Here’s the headline: Real estate prices just passed the line for affordability. This is news. When a market passes the point where average consumers can buy, the market is headed into a bubble. Yet RIS, the source of the info, does not conclude that the market is about to correct, yet.

First, a definition: affordability — as measured here — means that someone earning median income could buy a median priced property by spending no more than 36.5 percent of their monthly wage on housing.

Next, a reality check. This study says that median income is $74,494 and median property cost is $490,321 for Cambridge and the surrounding area. What’s wrong with this picture? First, the area is not defined in this bulletin. I am suspecting that it is the Boston MSA (metropolitan statistical area). That area goes all the way to Quincy.

And last, defining the chart terms: The vertical axis is the percentage of median income needed to purchase a median single family property. The horizontal axis is time.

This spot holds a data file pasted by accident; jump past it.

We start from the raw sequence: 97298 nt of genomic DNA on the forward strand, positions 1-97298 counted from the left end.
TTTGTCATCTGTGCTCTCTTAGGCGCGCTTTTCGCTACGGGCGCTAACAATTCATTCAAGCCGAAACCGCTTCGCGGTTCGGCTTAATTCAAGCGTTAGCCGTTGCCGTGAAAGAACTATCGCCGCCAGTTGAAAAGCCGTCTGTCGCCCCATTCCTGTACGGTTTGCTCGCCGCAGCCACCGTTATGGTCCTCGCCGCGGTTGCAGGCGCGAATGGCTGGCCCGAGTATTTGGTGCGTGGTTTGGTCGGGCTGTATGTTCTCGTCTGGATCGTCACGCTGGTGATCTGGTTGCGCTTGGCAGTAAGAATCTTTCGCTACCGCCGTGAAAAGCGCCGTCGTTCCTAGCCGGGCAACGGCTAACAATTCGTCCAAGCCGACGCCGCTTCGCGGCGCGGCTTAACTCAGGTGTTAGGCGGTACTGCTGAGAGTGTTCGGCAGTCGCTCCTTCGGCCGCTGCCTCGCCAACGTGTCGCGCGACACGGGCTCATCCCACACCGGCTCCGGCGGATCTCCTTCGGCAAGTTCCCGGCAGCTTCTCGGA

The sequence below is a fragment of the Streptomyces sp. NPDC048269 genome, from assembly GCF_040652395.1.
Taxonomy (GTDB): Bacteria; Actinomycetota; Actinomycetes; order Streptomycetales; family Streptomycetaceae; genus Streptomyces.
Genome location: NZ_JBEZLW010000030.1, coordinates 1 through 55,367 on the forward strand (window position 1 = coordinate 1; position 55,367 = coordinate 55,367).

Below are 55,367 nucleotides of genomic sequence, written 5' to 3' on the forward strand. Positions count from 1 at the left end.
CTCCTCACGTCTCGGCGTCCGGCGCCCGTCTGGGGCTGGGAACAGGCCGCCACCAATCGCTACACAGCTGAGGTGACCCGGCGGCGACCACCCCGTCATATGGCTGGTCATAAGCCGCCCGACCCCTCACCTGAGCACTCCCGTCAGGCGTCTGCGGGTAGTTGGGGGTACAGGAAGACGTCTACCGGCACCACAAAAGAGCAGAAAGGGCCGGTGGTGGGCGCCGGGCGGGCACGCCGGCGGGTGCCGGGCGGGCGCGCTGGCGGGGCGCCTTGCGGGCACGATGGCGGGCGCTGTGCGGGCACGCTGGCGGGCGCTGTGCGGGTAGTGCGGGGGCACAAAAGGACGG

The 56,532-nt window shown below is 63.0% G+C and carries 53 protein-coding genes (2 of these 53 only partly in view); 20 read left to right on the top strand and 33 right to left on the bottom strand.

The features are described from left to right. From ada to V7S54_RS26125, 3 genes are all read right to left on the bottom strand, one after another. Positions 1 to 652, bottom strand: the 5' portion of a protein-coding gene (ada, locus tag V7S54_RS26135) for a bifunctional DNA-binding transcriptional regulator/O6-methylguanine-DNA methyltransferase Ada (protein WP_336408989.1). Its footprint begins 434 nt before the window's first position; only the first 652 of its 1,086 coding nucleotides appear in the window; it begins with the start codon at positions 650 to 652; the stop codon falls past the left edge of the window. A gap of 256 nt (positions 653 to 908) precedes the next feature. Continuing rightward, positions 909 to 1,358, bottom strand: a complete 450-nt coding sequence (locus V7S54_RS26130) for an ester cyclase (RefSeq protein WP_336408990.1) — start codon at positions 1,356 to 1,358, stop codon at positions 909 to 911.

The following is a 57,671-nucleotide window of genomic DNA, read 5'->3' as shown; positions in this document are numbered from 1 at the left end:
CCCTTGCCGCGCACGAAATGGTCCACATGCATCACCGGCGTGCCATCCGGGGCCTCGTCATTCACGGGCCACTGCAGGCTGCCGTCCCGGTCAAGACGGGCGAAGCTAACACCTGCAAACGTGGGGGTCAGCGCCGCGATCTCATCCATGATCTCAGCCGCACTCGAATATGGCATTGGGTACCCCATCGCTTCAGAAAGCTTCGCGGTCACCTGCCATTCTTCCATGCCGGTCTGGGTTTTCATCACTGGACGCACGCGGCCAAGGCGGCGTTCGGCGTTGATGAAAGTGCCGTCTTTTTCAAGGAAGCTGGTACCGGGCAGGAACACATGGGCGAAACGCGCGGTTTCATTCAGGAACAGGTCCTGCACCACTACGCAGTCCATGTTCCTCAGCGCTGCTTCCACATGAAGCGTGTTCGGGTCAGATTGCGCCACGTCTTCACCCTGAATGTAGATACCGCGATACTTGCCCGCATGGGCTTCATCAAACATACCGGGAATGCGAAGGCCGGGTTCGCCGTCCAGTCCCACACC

Things to note:

The headline: “Home Affordability in Cambridge & Surrounding Area Hits 36.5% This Week” does not entirely match the chart, since affordability has been bouncing around this point for about a year.

  1. The chart predicts that prices are set to jump significantly over this threshold in the next few years, yet no information is given about why this may be so.
  2. At the bottom of the linked page there is a “risk-o-meter” set at moderate. Why is that? No information.
  3. Look at the bubble that started in the late 1990s and popped in 2008. When people speak of bubbles, they are talking about periods of time when housing prices are remain not affordable.

Here’s the chart I am talking about: Chart 

I am a real estate broker, not an economist. I don’t study these numbers for a living. Therefore, I do not have a basis for knowing what information informs their prediction. I cannot say if it is true of untrue.

What I know to be untrue:

Housing prices in the immediate Cambridge area have been unaffordable, by this definition, long before this year. The median price for a house in Cambridge — for closed sales 2017– is $1,570,000. For a condo, median price was $750,000. Median income in Cambridge is $79,416. (source)

Because of this, our clients are buying in Cambridge, but they are also moving beyond The Republic for more affordable properties.

I wrote about affordability, in terms of rentals, on my personal blog. To me, housing affordability is an economic justice issue.